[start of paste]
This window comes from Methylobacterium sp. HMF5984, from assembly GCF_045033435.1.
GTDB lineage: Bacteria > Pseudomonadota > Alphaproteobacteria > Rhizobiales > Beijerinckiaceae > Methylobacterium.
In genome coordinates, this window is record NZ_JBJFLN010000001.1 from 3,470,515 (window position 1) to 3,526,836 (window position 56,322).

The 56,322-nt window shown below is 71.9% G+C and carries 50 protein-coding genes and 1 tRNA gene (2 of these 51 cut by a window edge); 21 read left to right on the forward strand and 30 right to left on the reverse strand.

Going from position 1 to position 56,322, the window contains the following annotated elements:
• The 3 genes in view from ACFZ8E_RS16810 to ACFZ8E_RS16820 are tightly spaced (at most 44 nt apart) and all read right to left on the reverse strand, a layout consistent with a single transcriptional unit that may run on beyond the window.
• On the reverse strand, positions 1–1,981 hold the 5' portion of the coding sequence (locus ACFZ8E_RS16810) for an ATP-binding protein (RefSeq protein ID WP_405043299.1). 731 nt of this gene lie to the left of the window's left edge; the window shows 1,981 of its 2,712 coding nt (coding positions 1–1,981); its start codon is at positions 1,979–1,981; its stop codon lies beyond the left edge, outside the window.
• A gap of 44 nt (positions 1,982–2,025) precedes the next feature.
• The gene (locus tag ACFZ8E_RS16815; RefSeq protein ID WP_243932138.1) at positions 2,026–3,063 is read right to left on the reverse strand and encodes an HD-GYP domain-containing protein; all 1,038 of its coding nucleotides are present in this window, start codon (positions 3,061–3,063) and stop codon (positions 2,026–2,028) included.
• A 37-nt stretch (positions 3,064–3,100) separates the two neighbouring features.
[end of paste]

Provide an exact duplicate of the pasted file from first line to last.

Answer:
This window comes from Methylobacterium sp. HMF5984, from assembly GCF_045033435.1.
GTDB lineage: Bacteria > Pseudomonadota > Alphaproteobacteria > Rhizobiales > Beijerinckiaceae > Methylobacterium.
In genome coordinates, this window is record NZ_JBJFLN010000001.1 from 3,470,515 (window position 1) to 3,526,836 (window position 56,322).

The 56,322-nt window shown below is 71.9% G+C and carries 50 protein-coding genes and 1 tRNA gene (2 of these 51 cut by a window edge); 21 read left to right on the forward strand and 30 right to left on the reverse strand.

Going from position 1 to position 56,322, the window contains the following annotated elements:
• The 3 genes in view from ACFZ8E_RS16810 to ACFZ8E_RS16820 are tightly spaced (at most 44 nt apart) and all read right to left on the reverse strand, a layout consistent with a single transcriptional unit that may run on beyond the window.
• On the reverse strand, positions 1–1,981 hold the 5' portion of the coding sequence (locus ACFZ8E_RS16810) for an ATP-binding protein (RefSeq protein ID WP_405043299.1). 731 nt of this gene lie to the left of the window's left edge; the window shows 1,981 of its 2,712 coding nt (coding positions 1–1,981); its start codon is at positions 1,979–1,981; its stop codon lies beyond the left edge, outside the window.
• A gap of 44 nt (positions 1,982–2,025) precedes the next feature.
• The gene (locus tag ACFZ8E_RS16815; RefSeq protein ID WP_243932138.1) at positions 2,026–3,063 is read right to left on the reverse strand and encodes an HD-GYP domain-containing protein; all 1,038 of its coding nucleotides are present in this window, start codon (positions 3,061–3,063) and stop codon (positions 2,026–2,028) included.
• A 37-nt stretch (positions 3,064–3,100) separates the two neighbouring features.